Private organizations are also putting effort into increasing healthy food options in Grand Rapids. The Inner City Christian Foundation (ICCF), a private organization closely tied to housing and city development in Grand Rapids, is currently working on building an urban revitalization project on Wealthy and Jefferson. Jonathan Bradford, president and CEO of ICCF says that one of the first questions asked during the planning process of the Wealthy-Jefferson development was, “What does a healthy community look like?” They identified one of the main factors in a healthy community as adequate access to healthy food. Further research identified the Wealthy-Jefferson area as one of the primary areas in need of urban grocery.

School psychologists in the area observed connections between low student performance in schools and lack of nutrition. Bradford spoke of a mother in the area who could only afford to go to one of the large grocery stores like Meijer once a month and for the rest of the month her children would eat from the local party store on Franklin. These types of stories and observations are common among underserved areas.

The plan for the Wealthy-Jefferson project includes a 30,000 square foot grocery store located on the corner of Wealthy and Division. Taylor Voss, manager and core team member for the forthcoming store, says that competitive pricing and financial instability are some of the main challenges for individually owned grocery stores. Urban grocery stores simply cannot get the volume of goods through the store that is needed to keep prices low. Voss maintains that “people still go for prices.” Because of this, Bradford says that one of the goals for the grocery store will be to educate people on food and build relationships in the process. To address the problem of financial instability, the Wealthy-Jefferson grocery store will have key partnerships with several other local organizations, including ICCF.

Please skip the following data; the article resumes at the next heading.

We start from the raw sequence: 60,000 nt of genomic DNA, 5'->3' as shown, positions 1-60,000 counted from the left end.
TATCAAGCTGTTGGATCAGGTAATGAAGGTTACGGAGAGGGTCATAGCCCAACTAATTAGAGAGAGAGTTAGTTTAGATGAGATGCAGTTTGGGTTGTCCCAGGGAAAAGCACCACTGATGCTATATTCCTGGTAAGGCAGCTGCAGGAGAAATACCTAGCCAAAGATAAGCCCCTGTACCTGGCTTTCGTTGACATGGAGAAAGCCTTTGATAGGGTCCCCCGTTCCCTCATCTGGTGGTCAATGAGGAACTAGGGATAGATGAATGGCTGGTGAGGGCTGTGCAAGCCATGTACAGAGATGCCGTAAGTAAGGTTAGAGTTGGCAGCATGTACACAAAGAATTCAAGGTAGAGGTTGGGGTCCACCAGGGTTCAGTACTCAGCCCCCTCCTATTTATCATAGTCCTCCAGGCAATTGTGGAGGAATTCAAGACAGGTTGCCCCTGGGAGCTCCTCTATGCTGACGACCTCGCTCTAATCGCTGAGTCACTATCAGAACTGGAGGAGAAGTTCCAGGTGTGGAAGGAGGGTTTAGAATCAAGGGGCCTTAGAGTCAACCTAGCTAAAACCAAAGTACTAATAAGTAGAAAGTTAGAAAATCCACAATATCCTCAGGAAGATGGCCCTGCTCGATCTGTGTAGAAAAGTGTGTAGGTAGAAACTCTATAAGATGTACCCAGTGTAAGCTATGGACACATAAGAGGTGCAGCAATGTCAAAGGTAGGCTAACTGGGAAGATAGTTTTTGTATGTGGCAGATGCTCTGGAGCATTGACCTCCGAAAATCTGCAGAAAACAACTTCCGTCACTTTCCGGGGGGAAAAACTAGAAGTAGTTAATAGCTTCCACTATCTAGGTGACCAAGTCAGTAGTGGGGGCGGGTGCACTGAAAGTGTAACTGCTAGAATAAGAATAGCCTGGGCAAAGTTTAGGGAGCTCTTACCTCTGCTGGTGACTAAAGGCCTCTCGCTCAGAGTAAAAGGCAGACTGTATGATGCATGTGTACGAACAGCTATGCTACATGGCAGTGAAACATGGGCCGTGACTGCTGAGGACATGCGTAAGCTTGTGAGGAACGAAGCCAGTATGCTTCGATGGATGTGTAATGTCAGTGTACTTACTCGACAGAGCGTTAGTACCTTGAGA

Another way neighborhoods in Grand Rapids have been approaching the food access problem is by shopping at farmer’s markets. The increasing volume of people using the Fulton Street Farmers Market has lead to the market creating an entirely new facility in the same location. There are other plans to build an Urban Market downtown around the Heartside neighborhood. The Urban Market would include a place for local farmers to sell their goods, as well as areas for food and nutrition workshops and local retail options.

Grand Rapids residents have also been focusing more on growing their own food, whether independently or in a community setting. Our Kitchen Table is a local organization that focuses on educating individuals, families and communities on how to grow their own food. They regularly hold workshops and cooking demonstrations to encourage people to share experiences, recipes and ideas with the community.

How do you get your food? Do you travel to a suburban supermarket, use convenience stores, go to farmer’s markets, go straight to the farmer or grow your own? Is quality okay to sacrifice for price or quantity? How do we make a city great and how do we approach problems of malnutrition? Healthy and accessible food appears to be one of the solutions.